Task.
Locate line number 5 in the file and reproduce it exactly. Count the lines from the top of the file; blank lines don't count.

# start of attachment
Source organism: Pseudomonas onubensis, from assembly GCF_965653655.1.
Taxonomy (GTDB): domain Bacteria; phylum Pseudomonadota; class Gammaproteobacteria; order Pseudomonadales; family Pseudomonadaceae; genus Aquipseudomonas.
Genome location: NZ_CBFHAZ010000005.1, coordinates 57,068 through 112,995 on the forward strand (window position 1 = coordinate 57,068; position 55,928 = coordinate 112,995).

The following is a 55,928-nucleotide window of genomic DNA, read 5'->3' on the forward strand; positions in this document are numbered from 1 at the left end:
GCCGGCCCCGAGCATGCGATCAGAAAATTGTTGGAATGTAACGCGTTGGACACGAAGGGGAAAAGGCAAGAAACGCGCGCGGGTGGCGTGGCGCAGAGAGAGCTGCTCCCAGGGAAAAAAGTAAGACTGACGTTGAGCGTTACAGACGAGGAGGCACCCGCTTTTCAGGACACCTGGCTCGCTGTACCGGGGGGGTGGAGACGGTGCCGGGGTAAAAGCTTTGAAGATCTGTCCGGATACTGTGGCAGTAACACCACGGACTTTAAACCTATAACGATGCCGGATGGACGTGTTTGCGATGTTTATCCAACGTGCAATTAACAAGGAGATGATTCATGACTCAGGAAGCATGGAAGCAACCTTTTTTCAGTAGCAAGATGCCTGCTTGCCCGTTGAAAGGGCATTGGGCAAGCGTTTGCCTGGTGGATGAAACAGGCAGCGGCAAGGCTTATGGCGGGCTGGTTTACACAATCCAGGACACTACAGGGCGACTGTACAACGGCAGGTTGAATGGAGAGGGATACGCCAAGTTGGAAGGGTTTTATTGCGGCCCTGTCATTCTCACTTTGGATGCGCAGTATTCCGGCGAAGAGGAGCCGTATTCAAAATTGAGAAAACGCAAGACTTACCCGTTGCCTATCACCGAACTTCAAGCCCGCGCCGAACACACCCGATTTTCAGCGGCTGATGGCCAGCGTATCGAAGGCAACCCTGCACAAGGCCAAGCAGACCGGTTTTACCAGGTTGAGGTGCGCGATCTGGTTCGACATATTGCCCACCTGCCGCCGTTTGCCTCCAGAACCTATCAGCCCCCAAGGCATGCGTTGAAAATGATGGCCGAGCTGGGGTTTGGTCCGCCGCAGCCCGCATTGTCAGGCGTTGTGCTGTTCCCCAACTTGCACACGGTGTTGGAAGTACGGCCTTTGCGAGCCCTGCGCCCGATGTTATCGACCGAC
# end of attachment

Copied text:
GCCGGCCCCGAGCATGCGATCAGAAAATTGTTGGAATGTAACGCGTTGGACACGAAGGGGAAAAGGCAAGAAACGCGCGCGGGTGGCGTGGCGCAGAGAGAGCTGCTCCCAGGGAAAAAAGTAAGACTGACGTTGAGCGTTACAGACGAGGAGGCACCCGCTTTTCAGGACACCTGGCTCGCTGTACCGGGGGGGTGGAGACGGTGCCGGGGTAAAAGCTTTGAAGATCTGTCCGGATACTGTGGCAGTAACACCACGGACTTTAAACCTATAACGATGCCGGATGGACGTGTTTGCGATGTTTATCCAACGTGCAATTAACAAGGAGATGATTCATGACTCAGGAAGCATGGAAGCAACCTTTTTTCAGTAGCAAGATGCCTGCTTGCCCGTTGAAAGGGCATTGGGCAAGCGTTTGCCTGGTGGATGAAACAGGCAGCGGCAAGGCTTATGGCGGGCTGGTTTACACAATCCAGGACACTACAGGGCGACTGTACAACGGCAGGTTGAATGGAGAGGGATACGCCAAGTTGGAAGGGTTTTATTGCGGCCCTGTCATTCTCACTTTGGATGCGCAGTATTCCGGCGAAGAGGAGCCGTATTCAAAATTGAGAAAACGCAAGACTTACCCGTTGCCTATCACCGAACTTCAAGCCCGCGCCGAACACACCCGATTTTCAGCGGCTGATGGCCAGCGTATCGAAGGCAACCCTGCACAAGGCCAAGCAGACCGGTTTTACCAGGTTGAGGTGCGCGATCTGGTTCGACATATTGCCCACCTGCCGCCGTTTGCCTCCAGAACCTATCAGCCCCCAAGGCATGCGTTGAAAATGATGGCCGAGCTGGGGTTTGGTCCGCCGCAGCCCGCATTGTCAGGCGTTGTGCTGTTCCCCAACTTGCACACGGTGTTGGAAGTACGGCCTTTGCGAGCCCTGCGCCCGATGTTATCGACCGAC